Granta | The Magazine of New Writing

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How to Write about Africa

Binyavanga Wainaina

‘Always end your book with Nelson Mandela saying something about rainbows or renaissances. Because you care.’

The Exorcism of Doctor Escudero

Gabi Martínez

‘His body was like a rock. It wasn’t his. It was like he was possessed.’

Self-Made Man

Mark Gevisser

Mark Gevisser examines the personal, political and social issues of transgender identity in America.

Passport Control

Kwame Dawes

‘I am Ghanaian. This is my legal label. I was born there. It is my inheritance.’

Into the Cosmos

Chloe Aridjis

‘In those fervently atheist times, it wasn’t God or his angelic messengers who would come forth from the sky, but the cosmonaut.’

A Walk to Kobe

Haruki Murakami

‘What I’m talking about is a different sea, and different mountains.’

Outside the Whale

Salman Rushdie

‘For a man as truthful, direct, intelligent, passionate and sane as Orwell, ‘politics’ had come to represent the antithesis of his own world-view.’

War in Donbas

Julian Evans

Six days on the front lines of Ukraine’s ongoing battle with pro-Russian separatists

Frankenstein’s Mother

Darcey Steinke

‘If pain is what makes others real to us, there was not another human being more real to me than my mother.’

Pause

Mary Ruefle

‘Nothing can prepare you for this.’ Mary Ruefle on menopause.

Travel Notes About Death

Susana Moreira Marques

‘The first notes I take are about a man who was born, grew up, worked, was married, had a daughter, grew old, and died in the same village.’

Tommy

Donald Ray Pollock

‘I began working at the Mead Paper Company in Chillicothe, Ohio, in the summer of 1973.’

Scavengers

Adam Johnson

‘I was dying to buy something, anything that would help my wife and children understand the profound surrealism and warped reality I’d experienced on my research trip to North Korea.’

How to be Gay and Indian

Manil Suri

‘This was supposed to be my great in-your-face coming-out campaign, which I’d fretted over for months beforehand. Had India suddenly lost its conservativeness, turned enlightened, even hip?’

Jim Magee’s Hill

Pamela Petro

‘No one who’s seen The Hill has been able to describe it to me without visceral discomfort. Actually, no one’s been able to describe it at all.’

Lavande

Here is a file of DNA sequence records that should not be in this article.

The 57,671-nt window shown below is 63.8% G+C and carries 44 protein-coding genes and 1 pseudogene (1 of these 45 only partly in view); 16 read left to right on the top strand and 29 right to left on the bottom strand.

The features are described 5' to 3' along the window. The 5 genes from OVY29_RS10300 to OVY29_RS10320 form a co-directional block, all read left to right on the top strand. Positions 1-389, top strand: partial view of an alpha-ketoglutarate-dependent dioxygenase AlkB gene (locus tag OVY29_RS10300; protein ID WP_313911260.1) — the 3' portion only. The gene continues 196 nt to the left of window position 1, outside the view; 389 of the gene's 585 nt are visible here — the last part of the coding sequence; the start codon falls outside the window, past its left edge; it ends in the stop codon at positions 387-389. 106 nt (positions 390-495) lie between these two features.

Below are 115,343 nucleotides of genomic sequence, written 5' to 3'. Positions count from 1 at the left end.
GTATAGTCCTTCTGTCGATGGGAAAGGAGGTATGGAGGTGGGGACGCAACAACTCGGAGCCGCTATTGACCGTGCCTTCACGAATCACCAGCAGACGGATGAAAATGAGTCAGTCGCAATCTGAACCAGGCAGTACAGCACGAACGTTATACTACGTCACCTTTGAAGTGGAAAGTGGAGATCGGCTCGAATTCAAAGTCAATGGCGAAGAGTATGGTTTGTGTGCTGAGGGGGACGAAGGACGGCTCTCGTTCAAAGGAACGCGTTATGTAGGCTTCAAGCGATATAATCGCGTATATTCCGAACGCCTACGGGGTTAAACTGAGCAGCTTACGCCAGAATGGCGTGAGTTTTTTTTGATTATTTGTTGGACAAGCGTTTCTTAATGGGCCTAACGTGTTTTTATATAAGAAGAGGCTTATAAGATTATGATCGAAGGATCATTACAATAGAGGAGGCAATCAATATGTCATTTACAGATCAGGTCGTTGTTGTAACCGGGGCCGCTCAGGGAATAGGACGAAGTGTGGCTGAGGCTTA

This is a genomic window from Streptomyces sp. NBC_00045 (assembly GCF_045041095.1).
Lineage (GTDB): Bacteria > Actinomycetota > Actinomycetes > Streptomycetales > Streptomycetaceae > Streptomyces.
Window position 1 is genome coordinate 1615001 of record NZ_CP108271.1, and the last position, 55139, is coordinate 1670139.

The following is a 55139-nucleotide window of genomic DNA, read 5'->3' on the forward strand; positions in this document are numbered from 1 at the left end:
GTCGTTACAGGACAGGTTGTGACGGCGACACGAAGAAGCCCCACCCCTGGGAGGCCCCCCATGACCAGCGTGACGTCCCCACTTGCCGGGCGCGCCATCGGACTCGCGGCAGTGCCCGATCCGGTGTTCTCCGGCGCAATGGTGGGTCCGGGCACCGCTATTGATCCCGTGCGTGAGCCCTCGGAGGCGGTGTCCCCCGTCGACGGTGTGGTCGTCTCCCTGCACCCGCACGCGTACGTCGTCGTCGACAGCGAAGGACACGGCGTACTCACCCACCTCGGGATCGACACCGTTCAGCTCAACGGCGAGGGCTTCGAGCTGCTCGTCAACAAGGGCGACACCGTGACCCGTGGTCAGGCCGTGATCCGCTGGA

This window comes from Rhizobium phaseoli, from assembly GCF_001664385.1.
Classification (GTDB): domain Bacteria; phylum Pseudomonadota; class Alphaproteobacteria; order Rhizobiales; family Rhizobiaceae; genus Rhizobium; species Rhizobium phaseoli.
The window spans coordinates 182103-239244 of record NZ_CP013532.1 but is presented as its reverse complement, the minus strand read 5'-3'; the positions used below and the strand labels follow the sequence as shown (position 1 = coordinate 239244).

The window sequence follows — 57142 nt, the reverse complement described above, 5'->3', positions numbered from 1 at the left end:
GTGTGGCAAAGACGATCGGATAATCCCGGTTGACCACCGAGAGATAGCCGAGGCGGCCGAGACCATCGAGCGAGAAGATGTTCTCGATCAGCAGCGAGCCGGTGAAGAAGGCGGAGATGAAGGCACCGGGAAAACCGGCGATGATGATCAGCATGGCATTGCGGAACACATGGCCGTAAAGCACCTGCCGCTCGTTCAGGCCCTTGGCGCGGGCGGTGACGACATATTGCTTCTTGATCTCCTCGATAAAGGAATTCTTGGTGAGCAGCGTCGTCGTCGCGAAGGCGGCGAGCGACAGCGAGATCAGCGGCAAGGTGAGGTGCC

Ann Beattie

‘It seemed impossible, but probably everyone marries thinking such a thing impossible.’

How It Ends

Andrew O’Hagan

‘Seagulls murmur overhead, and nip at the banks. You can hear almost nothing.’

One Day I Will Write About This Place

Binyavanga Wainaina

‘We are, it seems, in the middle of nowhere.’

Motley Notes

Ian Jack

‘What was it like to work in such a place?’

Mnemosyne, Teen Taals, and Tottenham Court Road

Russell Hoban

‘Music is a puissant recaller of time past; music is memory's sister and for its very life relies on memory to hold in our minds the passage of sounds through time.’

Famished Eels

Mary Rokonadravu

‘After one hundred years, this is what I have: a daguerreotype of her in bridal finery; a few stories told and retold in plantations, kitchens, hospitals, airport lounges.’

The Pretty Women of Paris

Anonymous

‘For the last fifteen years she has been richly kept by a Russian prince, who revels in her brutality, viciousness, extravagance and love of brandy.’

Too Hard to Keep

Jason Lazarus & Ariana Reines

‘There are days I can’t even remember the things I want to know.’

Mona’s Story

Urvashi Butalia

‘I’m a woman, I’ve always wanted to be one, it’s that simple.’

The Life and Death of a Homosexual

Pierre Clastres

‘There was no sweetness in the air that day: the corpse gave off a terrible stench’.

The Ambivalent

Paulo Scott

‘He not only sees the World Cup as a ceasefire, but also as a series of sleights of hand that hide what’s really going on, political debauchery, spin and chicanery.’

Made in China

Isabel Hilton

‘Visiting a factory was one thing; working in one quite another.’

Six Brazilian Songs

Teju Cole

Teju Cole shares six favourite Brazilian songs.

Dear Peter

Simon Armitage & Ted Hughes

An unpublished letter by Ted Hughes, introduced by Simon Armitage. ‘It’s reassuring to see a spelling mistake (‘style’ for stile), and I love the maps.’

Interesting if True

Phillip Knightley

‘The end of the war in the Pacific came just before I left school.’

Election Night in Nicaragua

Sergio Ramirez

‘There was no room in our dreams for another war.’

Constitutional

Helen Simpson

‘The thing about a circular walk is that you end up where you started’

Tales Out of School

Kees Beekmans

‘But it seems I’ve said something stupid again, and blasphemous to boot.’

Scarp | New Voices

Nick Papadimitriou

‘His imagination lingers in the woods and fields like a slowly drifting plant community and then dissolves into ditches lined with black waterlogged leaves – a residue of previous summers – and the ghosts of dead insects.’

The Meaning of Zombies

Naomi Alderman

‘They’re the interchangeable anonymous people we encounter on our daily commute, those whose humanity we cannot acknowledge.’

Cold Storage

Oliver Sacks

‘Uncle Toby was alive, but suspended, apparently, in some strange icy stupor.’